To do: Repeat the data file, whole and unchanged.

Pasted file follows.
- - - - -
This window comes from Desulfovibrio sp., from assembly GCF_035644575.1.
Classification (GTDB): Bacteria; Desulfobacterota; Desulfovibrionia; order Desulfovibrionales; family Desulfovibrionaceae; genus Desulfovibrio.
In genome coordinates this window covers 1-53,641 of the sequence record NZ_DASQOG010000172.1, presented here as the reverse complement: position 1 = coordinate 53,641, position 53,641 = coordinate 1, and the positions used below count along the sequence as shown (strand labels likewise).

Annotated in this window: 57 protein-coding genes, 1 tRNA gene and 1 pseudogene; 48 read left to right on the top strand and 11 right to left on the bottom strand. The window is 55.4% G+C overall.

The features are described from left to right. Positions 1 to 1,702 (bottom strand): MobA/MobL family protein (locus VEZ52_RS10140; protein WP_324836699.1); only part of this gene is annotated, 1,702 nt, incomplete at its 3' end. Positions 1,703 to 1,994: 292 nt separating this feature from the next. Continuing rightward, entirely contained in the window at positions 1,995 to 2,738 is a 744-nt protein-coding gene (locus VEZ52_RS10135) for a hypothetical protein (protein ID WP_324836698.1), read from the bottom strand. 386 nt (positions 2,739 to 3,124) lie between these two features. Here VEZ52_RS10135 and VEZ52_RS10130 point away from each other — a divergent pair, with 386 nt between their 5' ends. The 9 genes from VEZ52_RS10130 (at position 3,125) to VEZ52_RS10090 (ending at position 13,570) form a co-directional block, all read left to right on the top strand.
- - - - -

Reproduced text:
This window comes from Desulfovibrio sp., from assembly GCF_035644575.1.
Classification (GTDB): Bacteria; Desulfobacterota; Desulfovibrionia; order Desulfovibrionales; family Desulfovibrionaceae; genus Desulfovibrio.
In genome coordinates this window covers 1-53,641 of the sequence record NZ_DASQOG010000172.1, presented here as the reverse complement: position 1 = coordinate 53,641, position 53,641 = coordinate 1, and the positions used below count along the sequence as shown (strand labels likewise).

Annotated in this window: 57 protein-coding genes, 1 tRNA gene and 1 pseudogene; 48 read left to right on the top strand and 11 right to left on the bottom strand. The window is 55.4% G+C overall.

The features are described from left to right. Positions 1 to 1,702 (bottom strand): MobA/MobL family protein (locus VEZ52_RS10140; protein WP_324836699.1); only part of this gene is annotated, 1,702 nt, incomplete at its 3' end. Positions 1,703 to 1,994: 292 nt separating this feature from the next. Continuing rightward, entirely contained in the window at positions 1,995 to 2,738 is a 744-nt protein-coding gene (locus VEZ52_RS10135) for a hypothetical protein (protein ID WP_324836698.1), read from the bottom strand. 386 nt (positions 2,739 to 3,124) lie between these two features. Here VEZ52_RS10135 and VEZ52_RS10130 point away from each other — a divergent pair, with 386 nt between their 5' ends. The 9 genes from VEZ52_RS10130 (at position 3,125) to VEZ52_RS10090 (ending at position 13,570) form a co-directional block, all read left to right on the top strand.